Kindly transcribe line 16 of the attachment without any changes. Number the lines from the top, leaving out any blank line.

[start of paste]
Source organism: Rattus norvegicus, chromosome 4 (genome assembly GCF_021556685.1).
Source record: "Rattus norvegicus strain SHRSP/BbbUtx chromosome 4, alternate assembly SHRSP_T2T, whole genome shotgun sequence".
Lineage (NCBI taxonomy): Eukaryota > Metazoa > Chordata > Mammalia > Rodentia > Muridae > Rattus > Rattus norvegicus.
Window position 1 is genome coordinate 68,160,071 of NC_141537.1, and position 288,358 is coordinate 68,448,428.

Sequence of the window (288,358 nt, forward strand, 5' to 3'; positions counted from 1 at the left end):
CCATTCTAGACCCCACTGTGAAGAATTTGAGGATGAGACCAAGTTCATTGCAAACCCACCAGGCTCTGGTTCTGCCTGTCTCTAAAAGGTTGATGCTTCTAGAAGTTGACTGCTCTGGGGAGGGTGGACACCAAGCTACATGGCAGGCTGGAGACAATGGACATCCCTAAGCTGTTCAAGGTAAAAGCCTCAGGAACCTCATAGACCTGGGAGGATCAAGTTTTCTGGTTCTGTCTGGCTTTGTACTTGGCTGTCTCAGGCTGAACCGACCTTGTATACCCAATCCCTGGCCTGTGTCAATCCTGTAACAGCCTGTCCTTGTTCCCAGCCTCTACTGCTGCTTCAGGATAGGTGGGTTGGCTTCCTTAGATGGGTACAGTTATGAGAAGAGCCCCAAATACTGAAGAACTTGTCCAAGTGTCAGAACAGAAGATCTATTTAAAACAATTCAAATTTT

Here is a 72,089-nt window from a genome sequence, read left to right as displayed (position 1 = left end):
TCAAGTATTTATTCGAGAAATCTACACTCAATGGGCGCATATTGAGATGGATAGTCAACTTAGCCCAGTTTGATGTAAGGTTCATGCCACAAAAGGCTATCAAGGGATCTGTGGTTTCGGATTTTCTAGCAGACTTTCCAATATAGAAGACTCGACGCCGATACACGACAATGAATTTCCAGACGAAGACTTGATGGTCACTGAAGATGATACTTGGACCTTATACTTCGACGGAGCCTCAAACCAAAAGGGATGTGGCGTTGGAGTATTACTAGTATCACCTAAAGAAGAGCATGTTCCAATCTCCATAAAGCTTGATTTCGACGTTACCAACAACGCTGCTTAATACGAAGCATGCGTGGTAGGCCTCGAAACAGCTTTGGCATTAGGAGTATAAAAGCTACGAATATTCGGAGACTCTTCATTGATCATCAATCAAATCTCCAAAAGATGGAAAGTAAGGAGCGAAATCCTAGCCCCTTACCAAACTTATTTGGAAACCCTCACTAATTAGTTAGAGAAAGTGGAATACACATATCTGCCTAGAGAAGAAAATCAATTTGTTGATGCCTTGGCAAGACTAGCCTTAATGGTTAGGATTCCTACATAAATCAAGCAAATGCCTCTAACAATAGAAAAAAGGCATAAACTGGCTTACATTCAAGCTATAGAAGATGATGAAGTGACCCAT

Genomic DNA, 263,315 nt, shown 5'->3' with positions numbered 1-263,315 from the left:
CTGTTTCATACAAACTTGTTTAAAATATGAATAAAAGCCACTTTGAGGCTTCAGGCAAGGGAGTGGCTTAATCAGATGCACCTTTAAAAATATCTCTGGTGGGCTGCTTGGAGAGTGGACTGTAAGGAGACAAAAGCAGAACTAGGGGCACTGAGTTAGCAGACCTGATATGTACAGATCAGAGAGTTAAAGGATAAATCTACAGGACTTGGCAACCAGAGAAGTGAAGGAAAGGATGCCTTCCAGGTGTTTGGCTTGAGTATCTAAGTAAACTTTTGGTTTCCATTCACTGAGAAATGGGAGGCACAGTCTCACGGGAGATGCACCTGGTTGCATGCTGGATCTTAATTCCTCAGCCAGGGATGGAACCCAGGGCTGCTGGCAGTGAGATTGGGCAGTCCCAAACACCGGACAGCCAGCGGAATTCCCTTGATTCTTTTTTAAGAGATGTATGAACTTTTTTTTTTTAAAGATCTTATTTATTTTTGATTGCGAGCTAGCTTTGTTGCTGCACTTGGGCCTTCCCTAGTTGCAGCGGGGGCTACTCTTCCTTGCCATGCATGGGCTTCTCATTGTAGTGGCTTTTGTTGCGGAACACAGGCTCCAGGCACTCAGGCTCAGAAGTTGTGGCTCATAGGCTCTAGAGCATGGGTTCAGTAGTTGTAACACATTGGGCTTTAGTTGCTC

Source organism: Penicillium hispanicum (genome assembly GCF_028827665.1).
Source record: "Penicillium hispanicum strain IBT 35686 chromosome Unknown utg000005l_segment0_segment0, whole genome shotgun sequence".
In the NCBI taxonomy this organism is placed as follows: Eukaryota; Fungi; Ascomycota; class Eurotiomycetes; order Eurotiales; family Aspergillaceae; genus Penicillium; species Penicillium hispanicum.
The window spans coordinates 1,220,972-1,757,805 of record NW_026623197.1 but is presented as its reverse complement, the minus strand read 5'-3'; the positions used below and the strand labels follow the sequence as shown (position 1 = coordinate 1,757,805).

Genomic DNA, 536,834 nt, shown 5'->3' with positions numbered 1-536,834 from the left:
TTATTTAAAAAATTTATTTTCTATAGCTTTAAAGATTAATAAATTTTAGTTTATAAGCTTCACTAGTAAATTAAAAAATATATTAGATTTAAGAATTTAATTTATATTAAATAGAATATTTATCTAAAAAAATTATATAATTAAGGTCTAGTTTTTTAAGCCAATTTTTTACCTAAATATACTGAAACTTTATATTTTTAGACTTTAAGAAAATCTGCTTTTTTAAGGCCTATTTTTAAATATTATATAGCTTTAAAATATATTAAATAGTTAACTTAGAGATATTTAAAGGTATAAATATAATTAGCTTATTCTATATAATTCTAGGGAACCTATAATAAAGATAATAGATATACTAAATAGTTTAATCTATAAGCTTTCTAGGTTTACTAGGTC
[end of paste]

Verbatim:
TTATTTAAAAAATTTATTTTCTATAGCTTTAAAGATTAATAAATTTTAGTTTATAAGCTTCACTAGTAAATTAAAAAATATATTAGATTTAAGAATTTAATTTATATTAAATAGAATATTTATCTAAAAAAATTATATAATTAAGGTCTAGTTTTTTAAGCCAATTTTTTACCTAAATATACTGAAACTTTATATTTTTAGACTTTAAGAAAATCTGCTTTTTTAAGGCCTATTTTTAAATATTATATAGCTTTAAAATATATTAAATAGTTAACTTAGAGATATTTAAAGGTATAAATATAATTAGCTTATTCTATATAATTCTAGGGAACCTATAATAAAGATAATAGATATACTAAATAGTTTAATCTATAAGCTTTCTAGGTTTACTAGGTC